1 Using private devices, local administrator privileges
Risk: failure to protect data
The study shows that the five largest universities have defined guidelines for researchers’ use of software and hardware centrally, but that they have failed to centralise efforts to maintain a satisfactory level of security for research data. This is due mainly to the fact that, at some universities, researchers are allowed to bring their own devices, and at all the universities, researchers are allowed to have local administrator privileges, which gives them access to install software. Additionally, all five universities know of incidents where unknown hardware has been connected to their network.
2 Inadequate framework for the use and management of IT equipment
Risk: incompliance with the desired level of it security
The study shows that the University of Copenhagen does not adequately protect research data. The university has decided to adhere to ISO 27001, but has not carried out a threat or risk assessment as prescribed in ISO 27001. Moreover, the management of the University of Copenhagen has only defined an inadequate general framework for the use and management of IT equipment at the university. Additionally, the management of the university has developed two policies that in practice leave the responsibility for IT security and the protection of research data to the individual researcher,who, in order to solve this task, must have insight in a number of the university’s IT security measures that are not described in the provided general framework. This approach has significantly limited the possibilities of establishing a high level of IT-security.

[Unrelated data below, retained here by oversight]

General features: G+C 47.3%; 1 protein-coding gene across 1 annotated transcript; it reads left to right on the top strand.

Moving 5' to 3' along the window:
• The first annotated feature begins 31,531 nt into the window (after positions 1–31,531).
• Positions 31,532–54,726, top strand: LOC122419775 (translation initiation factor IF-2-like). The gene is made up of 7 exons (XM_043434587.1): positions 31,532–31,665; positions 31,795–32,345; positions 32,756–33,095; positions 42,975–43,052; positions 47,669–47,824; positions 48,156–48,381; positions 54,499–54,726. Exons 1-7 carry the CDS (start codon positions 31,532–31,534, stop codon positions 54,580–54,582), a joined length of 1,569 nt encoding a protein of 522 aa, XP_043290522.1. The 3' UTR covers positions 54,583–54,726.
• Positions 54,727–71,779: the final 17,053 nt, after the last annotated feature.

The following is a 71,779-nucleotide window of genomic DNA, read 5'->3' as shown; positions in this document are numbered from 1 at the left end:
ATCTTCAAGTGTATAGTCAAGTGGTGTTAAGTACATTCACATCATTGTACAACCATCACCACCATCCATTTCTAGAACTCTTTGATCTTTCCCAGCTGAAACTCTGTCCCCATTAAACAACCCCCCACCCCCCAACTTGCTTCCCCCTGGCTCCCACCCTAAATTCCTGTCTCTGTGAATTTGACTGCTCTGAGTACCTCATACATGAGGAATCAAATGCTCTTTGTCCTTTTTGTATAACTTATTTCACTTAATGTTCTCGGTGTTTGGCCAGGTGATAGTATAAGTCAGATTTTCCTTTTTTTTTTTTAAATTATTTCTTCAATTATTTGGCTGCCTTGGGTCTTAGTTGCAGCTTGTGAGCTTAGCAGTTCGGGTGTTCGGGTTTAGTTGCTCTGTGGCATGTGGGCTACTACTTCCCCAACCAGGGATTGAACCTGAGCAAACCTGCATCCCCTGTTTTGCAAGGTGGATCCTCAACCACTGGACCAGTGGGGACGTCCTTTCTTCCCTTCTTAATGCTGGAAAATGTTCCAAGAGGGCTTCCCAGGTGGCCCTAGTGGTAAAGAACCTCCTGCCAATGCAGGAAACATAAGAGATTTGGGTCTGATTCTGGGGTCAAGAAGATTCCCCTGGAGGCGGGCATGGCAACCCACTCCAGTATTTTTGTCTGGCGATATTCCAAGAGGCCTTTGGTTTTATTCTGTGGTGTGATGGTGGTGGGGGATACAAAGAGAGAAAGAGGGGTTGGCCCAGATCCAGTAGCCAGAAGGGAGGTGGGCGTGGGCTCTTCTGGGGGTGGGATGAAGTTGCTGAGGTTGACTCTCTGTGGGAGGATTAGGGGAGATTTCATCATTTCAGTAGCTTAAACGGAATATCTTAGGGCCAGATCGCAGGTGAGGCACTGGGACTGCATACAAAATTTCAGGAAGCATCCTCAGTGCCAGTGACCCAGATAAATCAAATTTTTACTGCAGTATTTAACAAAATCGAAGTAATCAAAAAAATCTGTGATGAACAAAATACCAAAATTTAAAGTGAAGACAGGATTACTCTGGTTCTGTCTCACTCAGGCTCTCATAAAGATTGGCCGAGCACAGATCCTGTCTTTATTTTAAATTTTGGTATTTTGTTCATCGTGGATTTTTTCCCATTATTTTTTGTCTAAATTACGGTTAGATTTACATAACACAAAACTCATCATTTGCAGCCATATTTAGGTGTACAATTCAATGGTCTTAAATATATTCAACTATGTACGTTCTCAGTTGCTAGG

3 No awareness of existing rules
Risk: lower security of data storage
The management of the University of Copenhagen expects the researchers to take responsibility for storing research data, and Rigsrevisionen has therefore examined whether the researchers are familiar with and follow existing rules to protect research data in the best possible way. The study shows that only one of the 26 interviewed researchers was familiar with the university’s guidelines on data protection. The study shows examples of researchers who store data in other and less secure ways than those provided by the university.
The research data held by the universities are of great value and therefore obvious targets of cyber attacks or cyber espionage. In the past years, there have been several incidents of cyber attacks against Danish universities; in the spring 2018, it came to light that three Danish universities had been hacked in the period from 2014 to 2016 as part of a large global cyber attack launched by a foreign state actor. Threat assessments carried out by the Danish Centre for Cyber Security in December 2016 and in March 2018 lead them to conclude that the threat level towards Danish universities is high. Universities as well as public research environments are traditionally very open, which makes research data vulnerable to cyber attacks. According to the Centre for Cyber Security, research data in the fields of, for instance, economics, chemistry, physics, geology, environmental science and transport attract the attention of hackers.
Research at the universities are funded partly by the Danish government, as mentioned above, and partly by the European Community and private partners, who contributed just under DKK 8 billion in 2018. It could therefore have financial consequences for the universities, if research data are copied or disappear. Such incidents may also weaken confidence in the affected universities, which can have serious consequences, because the universities depend on their ability to attract researchers and private research funding.
This report concerns protection of research data within the remit of the Ministry of Higher Education and Science. This ministry has the overall responsibility for research carried out at the eight Danish universities and allocated just under DKK 9 billion for research in 2018. Each individual university is responsible for ensuring a high level of local IT security in order to protect research data. The study was initiated by Rigsrevisionen in February 2018 and is based on IT audits carried out by Rigsrevisionen during the course of 2018.
The high threat level makes it important for the universities to maintain a high level of IT-security so as to protect research data.
The objective of the study is to assess whether the universities adequately protect research data.